William Lewis (judge)

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William Lewis (January 22, 1752 – August 16, 1819) was a Member of the Pennsylvania House of Representatives, US Attorney for the District of Pennsylvania and US Federal Judge.

Lewis was born in 1751 in Edgmont Township, Delaware County, Pennsylvania to a Quaker family of Welsh ancestry. Lewis read law to enter the bar in 1773. As a lawyer during revolutionary times, he consistently defended other Quakers against charges of treason after they refused to fight in battle or pay taxes. In doing so he participated in creating the foundations of the principle of Conscientious Objection.

Another of his accomplishments was his involvement in the drafting and passage of An Act for the Gradual Abolition of Slavery[1] in 1780. This legislation was the first legal action towards the abolition of slavery in the United States of America.

He was in private practice in Philadelphia, Pennsylvania after entering the bar until 1787, when he was elected as a representative to the Pennsylvania State Legislature. In 1789 he became the United States Attorney for the District of Pennsylvania, until 1791.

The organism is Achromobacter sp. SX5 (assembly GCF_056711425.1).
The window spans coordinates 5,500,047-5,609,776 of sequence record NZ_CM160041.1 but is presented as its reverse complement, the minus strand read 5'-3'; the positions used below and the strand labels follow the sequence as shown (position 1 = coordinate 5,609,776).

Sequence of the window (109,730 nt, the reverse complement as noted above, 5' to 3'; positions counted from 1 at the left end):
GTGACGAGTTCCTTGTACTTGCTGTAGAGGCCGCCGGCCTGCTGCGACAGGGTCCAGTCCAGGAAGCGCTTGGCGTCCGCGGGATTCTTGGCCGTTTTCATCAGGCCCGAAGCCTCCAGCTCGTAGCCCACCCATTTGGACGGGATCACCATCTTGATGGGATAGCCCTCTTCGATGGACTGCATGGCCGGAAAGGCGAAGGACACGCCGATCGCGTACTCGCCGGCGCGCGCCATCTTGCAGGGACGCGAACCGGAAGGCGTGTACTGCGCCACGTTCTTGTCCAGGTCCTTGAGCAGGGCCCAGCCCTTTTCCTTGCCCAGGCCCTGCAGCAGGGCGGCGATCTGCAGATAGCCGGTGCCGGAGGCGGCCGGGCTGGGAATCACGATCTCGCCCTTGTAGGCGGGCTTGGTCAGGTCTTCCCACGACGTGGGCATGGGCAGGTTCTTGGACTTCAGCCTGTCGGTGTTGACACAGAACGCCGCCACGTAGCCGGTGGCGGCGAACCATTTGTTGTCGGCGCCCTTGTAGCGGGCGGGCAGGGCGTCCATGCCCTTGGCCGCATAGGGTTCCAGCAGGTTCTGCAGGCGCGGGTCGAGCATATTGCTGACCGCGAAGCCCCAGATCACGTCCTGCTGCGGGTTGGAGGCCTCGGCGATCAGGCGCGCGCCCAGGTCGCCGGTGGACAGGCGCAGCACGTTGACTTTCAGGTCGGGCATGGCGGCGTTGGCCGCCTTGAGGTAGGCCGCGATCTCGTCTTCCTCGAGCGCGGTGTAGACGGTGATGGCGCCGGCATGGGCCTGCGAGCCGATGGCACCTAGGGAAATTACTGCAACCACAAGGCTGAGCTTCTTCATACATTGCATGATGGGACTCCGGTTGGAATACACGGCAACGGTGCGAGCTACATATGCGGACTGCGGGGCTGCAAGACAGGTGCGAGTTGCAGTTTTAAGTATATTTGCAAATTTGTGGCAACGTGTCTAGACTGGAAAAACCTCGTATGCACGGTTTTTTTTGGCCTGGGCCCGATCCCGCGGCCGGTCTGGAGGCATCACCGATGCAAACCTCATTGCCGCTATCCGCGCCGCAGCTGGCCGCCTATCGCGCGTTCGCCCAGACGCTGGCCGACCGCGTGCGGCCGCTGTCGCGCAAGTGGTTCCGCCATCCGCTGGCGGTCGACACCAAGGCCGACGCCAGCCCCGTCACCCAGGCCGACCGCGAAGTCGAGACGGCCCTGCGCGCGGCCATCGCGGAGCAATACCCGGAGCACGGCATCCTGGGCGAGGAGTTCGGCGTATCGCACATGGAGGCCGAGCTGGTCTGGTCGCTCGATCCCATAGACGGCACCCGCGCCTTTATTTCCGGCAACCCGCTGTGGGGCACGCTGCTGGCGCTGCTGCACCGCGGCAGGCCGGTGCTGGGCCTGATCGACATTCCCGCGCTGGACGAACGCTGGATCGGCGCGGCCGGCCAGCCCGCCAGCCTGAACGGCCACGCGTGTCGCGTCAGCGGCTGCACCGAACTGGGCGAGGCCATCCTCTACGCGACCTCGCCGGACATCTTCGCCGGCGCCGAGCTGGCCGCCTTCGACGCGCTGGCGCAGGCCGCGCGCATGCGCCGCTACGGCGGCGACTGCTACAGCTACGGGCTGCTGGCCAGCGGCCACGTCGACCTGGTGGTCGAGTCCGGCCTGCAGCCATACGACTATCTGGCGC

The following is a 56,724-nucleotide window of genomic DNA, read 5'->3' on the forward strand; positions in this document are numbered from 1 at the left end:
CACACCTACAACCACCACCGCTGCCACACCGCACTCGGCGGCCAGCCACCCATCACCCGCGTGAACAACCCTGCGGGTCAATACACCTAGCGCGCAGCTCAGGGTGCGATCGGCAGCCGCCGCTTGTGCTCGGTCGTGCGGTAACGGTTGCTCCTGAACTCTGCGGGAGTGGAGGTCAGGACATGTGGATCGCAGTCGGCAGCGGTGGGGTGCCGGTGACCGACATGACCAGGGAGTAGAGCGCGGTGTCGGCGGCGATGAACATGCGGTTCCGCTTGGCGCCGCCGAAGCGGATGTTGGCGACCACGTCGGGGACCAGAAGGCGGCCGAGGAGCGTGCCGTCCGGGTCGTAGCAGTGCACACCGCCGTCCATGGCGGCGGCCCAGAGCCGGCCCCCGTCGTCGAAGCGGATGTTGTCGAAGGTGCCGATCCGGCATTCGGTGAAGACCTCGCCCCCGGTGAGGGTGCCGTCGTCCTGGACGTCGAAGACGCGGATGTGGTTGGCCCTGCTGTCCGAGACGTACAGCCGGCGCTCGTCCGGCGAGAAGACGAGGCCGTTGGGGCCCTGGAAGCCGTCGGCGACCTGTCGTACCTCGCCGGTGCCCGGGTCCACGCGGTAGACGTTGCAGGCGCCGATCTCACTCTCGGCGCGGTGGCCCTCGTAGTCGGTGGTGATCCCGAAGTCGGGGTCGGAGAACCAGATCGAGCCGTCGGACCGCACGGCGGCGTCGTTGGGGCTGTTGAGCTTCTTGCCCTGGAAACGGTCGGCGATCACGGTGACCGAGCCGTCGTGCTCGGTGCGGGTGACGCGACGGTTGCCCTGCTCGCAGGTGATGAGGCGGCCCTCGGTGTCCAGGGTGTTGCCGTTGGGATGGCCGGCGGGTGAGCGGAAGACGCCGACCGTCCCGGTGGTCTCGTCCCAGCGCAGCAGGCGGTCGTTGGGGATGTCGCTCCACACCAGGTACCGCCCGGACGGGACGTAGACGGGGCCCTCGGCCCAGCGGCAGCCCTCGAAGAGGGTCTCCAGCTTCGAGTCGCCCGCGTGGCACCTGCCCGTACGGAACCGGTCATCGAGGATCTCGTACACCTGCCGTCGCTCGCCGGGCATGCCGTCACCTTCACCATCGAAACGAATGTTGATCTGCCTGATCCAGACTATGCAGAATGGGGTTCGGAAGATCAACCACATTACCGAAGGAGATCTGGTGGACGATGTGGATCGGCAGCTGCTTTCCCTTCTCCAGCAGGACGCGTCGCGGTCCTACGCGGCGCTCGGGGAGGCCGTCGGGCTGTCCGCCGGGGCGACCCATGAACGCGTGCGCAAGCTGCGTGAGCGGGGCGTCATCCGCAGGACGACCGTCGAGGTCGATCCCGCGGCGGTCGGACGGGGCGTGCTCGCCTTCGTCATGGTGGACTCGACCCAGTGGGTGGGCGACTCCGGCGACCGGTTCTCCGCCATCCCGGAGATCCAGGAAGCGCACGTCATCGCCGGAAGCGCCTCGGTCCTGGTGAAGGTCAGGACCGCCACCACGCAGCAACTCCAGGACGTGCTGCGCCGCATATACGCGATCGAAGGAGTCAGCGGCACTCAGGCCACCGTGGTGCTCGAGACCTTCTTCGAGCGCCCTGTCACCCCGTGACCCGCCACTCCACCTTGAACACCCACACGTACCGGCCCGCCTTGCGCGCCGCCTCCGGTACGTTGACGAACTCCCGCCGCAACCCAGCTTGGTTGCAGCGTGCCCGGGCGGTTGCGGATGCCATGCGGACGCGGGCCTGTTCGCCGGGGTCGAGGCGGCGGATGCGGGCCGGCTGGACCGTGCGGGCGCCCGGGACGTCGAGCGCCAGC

Lewis received a recess appointment from President George Washington on July 14, 1791, to a seat on the United States District Court for the District of Pennsylvania vacated by Francis Hopkinson. Lewis was formally nominated on October 31, 1791, and was confirmed by the United States Senate and received his commission on November 7, 1791. He resigned effective on January 4, 1792, and he returned to private practice in Philadelphia until his retirement in 1817.

Lewis is also known for advising Alexander Hamilton on the first national bank and building the Historic Strawberry Mansion in Philadelphia's Fairmount Park in 1789. At the time the house was known as Summerville. Judge Lewis died peacefully at Summerville, at the age of 68.[1] The house was converted into a historic house museum in 1931.

Further reading[edit]

  • McFarland, Esther Ann - Herr, Mickey William Lewis, Esquire: Enlightened Statesman, Profound Lawyer, and Useful Citizen (2012) Diane Publishing Company ISBN 978-1-4578-3208-6



  1. ^ Ashmeade, Henry Graham (1884). History of Delaware County, Pennsylvania. Philadelphia: L.H. Everts & Co. pp. 560–561. Retrieved 7 June 2017.
Legal offices
Preceded by
Francis Hopkinson
Judge of the U.S. District Court for the District of Pennsylvania
July 14, 1791 – January 4, 1792
Succeeded by
Richard Peters, Jr.